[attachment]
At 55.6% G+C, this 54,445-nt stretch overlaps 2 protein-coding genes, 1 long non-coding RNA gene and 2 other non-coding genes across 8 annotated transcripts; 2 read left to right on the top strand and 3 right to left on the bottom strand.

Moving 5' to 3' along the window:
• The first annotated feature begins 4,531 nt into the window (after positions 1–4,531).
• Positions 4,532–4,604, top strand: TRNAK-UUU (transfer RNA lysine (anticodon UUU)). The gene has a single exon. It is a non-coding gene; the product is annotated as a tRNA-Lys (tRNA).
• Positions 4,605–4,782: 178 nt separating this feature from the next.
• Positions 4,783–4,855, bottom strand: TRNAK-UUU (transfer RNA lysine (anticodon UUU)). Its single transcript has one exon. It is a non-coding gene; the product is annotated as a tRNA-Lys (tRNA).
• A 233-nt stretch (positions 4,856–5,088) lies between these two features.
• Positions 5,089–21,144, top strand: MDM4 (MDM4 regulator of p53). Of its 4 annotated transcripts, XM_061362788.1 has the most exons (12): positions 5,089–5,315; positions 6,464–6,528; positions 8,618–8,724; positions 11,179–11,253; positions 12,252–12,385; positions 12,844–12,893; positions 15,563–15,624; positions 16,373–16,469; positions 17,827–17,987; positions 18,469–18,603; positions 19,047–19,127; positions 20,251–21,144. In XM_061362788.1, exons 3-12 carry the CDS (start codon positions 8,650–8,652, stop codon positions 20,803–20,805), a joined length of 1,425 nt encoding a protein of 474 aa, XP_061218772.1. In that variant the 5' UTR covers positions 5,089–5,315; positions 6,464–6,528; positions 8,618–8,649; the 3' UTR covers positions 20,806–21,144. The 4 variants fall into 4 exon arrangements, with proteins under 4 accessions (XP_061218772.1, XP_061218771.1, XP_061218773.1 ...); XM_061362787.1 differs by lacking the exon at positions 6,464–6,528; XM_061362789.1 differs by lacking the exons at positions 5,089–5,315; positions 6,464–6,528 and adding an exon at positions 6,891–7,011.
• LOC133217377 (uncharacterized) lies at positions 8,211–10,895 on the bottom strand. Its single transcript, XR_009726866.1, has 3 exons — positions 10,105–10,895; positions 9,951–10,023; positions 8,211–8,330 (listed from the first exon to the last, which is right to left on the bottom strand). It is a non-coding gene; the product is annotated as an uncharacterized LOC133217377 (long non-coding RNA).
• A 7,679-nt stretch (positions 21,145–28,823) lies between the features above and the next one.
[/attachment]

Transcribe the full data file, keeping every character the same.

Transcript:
At 55.6% G+C, this 54,445-nt stretch overlaps 2 protein-coding genes, 1 long non-coding RNA gene and 2 other non-coding genes across 8 annotated transcripts; 2 read left to right on the top strand and 3 right to left on the bottom strand.

Moving 5' to 3' along the window:
• The first annotated feature begins 4,531 nt into the window (after positions 1–4,531).
• Positions 4,532–4,604, top strand: TRNAK-UUU (transfer RNA lysine (anticodon UUU)). The gene has a single exon. It is a non-coding gene; the product is annotated as a tRNA-Lys (tRNA).
• Positions 4,605–4,782: 178 nt separating this feature from the next.
• Positions 4,783–4,855, bottom strand: TRNAK-UUU (transfer RNA lysine (anticodon UUU)). Its single transcript has one exon. It is a non-coding gene; the product is annotated as a tRNA-Lys (tRNA).
• A 233-nt stretch (positions 4,856–5,088) lies between these two features.
• Positions 5,089–21,144, top strand: MDM4 (MDM4 regulator of p53). Of its 4 annotated transcripts, XM_061362788.1 has the most exons (12): positions 5,089–5,315; positions 6,464–6,528; positions 8,618–8,724; positions 11,179–11,253; positions 12,252–12,385; positions 12,844–12,893; positions 15,563–15,624; positions 16,373–16,469; positions 17,827–17,987; positions 18,469–18,603; positions 19,047–19,127; positions 20,251–21,144. In XM_061362788.1, exons 3-12 carry the CDS (start codon positions 8,650–8,652, stop codon positions 20,803–20,805), a joined length of 1,425 nt encoding a protein of 474 aa, XP_061218772.1. In that variant the 5' UTR covers positions 5,089–5,315; positions 6,464–6,528; positions 8,618–8,649; the 3' UTR covers positions 20,806–21,144. The 4 variants fall into 4 exon arrangements, with proteins under 4 accessions (XP_061218772.1, XP_061218771.1, XP_061218773.1 ...); XM_061362787.1 differs by lacking the exon at positions 6,464–6,528; XM_061362789.1 differs by lacking the exons at positions 5,089–5,315; positions 6,464–6,528 and adding an exon at positions 6,891–7,011.
• LOC133217377 (uncharacterized) lies at positions 8,211–10,895 on the bottom strand. Its single transcript, XR_009726866.1, has 3 exons — positions 10,105–10,895; positions 9,951–10,023; positions 8,211–8,330 (listed from the first exon to the last, which is right to left on the bottom strand). It is a non-coding gene; the product is annotated as an uncharacterized LOC133217377 (long non-coding RNA).
• A 7,679-nt stretch (positions 21,145–28,823) lies between the features above and the next one.